- As first lady of the United States, she chaired the first-ever convening on Hispanic children and youth, which focused on improving access to educational opportunities.

- As a U.S. senator, she served on the Senate Health, Education and Labor Committee, as a key member shaping the No Child Left Behind Act, with the hope that it would bring needed resources and real accountability to improve educational opportunities for our most disadvantaged students.

Fact Sheet: https://www.hillaryclinton.com/briefing/factsheets/2016/02/18/ending-the-school-to-prison-pipeline/


Making college debt-free and taking on student debt

“Let’s … make debt-free college available to everyone. ... And let’s liberate the millions of Americans who already have student debt.” Hillary, June 22, 2016

- Every student should have the option to graduate from a public college or university in their state without taking on any student debt.

- All community colleges will offer free tuition.

- A $25 billion fund will support historically black colleges and universities, Hispanic-serving institutions, and other minority-serving institutions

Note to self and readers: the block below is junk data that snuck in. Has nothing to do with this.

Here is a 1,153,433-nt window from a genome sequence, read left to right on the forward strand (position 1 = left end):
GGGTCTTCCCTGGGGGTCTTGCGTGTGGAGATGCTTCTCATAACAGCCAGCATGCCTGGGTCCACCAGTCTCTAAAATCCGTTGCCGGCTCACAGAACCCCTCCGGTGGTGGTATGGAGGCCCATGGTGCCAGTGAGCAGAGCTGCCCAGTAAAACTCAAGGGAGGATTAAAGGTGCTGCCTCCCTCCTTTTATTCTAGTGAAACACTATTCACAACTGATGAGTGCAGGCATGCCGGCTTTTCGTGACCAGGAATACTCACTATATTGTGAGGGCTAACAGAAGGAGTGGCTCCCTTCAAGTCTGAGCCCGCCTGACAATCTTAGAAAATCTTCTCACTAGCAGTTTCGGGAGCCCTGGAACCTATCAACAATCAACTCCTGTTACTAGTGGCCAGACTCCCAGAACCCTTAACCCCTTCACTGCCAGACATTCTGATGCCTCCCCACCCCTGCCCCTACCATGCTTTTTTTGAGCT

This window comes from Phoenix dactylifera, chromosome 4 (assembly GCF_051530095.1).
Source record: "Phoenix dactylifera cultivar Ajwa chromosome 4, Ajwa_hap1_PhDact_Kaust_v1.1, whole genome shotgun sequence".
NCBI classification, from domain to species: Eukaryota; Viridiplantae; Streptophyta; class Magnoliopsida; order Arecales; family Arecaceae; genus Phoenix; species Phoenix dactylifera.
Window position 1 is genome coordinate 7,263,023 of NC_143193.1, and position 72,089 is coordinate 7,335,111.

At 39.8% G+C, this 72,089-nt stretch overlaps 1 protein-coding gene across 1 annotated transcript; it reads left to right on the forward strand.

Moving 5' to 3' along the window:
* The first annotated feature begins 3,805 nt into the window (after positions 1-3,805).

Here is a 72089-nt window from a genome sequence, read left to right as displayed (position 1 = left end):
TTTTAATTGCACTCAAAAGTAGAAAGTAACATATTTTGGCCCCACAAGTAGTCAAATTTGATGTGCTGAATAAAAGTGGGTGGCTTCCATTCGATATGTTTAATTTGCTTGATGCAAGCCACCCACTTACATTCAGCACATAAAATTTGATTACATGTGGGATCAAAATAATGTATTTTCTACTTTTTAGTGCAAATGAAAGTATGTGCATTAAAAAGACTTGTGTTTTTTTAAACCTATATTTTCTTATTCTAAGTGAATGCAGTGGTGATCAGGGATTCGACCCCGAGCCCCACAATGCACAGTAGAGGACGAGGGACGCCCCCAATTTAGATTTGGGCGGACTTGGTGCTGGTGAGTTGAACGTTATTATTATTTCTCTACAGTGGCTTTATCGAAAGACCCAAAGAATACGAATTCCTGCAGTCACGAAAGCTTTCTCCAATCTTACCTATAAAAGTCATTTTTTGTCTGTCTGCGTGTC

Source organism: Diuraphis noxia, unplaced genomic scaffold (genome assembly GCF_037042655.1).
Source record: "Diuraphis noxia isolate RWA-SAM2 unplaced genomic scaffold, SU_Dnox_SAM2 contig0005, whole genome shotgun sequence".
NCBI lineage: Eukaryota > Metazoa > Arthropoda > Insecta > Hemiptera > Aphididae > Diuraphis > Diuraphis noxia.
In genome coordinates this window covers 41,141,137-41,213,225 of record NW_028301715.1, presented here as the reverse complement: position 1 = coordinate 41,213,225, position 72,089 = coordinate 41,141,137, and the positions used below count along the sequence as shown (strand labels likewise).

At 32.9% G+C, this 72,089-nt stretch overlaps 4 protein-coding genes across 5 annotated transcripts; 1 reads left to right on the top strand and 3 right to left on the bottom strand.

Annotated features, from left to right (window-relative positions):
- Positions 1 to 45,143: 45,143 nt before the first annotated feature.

- The one-quarter of all college students who are also parents will get the support they need and the resources they deserve.

Debt won’t hold you back

- Borrowers will be able to refinance loans at current rates

- Delinquent borrowers and those in default will get help

- To reduce the burden for future borrowers, Hillary will significantly cut interest rates so the government never profits from college student loans.

- Hillary’s plan will crack down on predatory schools, lenders, and bill collectors.

- A new payroll deduction portal for employers and employees will simplify the repayment process

- Aspiring entrepreneurs will be able to defer their loans with no payments or interest for up to three years.

- Hillary will take immediate executive action to offer a three-month moratorium on student loan payments to all federal loan borrowers.

Fact Sheet: https://www.hillaryclinton.com/briefing/factsheets/2016/07/06/hillary-clintons-commitment-a-debt-free-future-for-americas-graduates/

The Not So Brief


14 replies = new reply since forum marked as read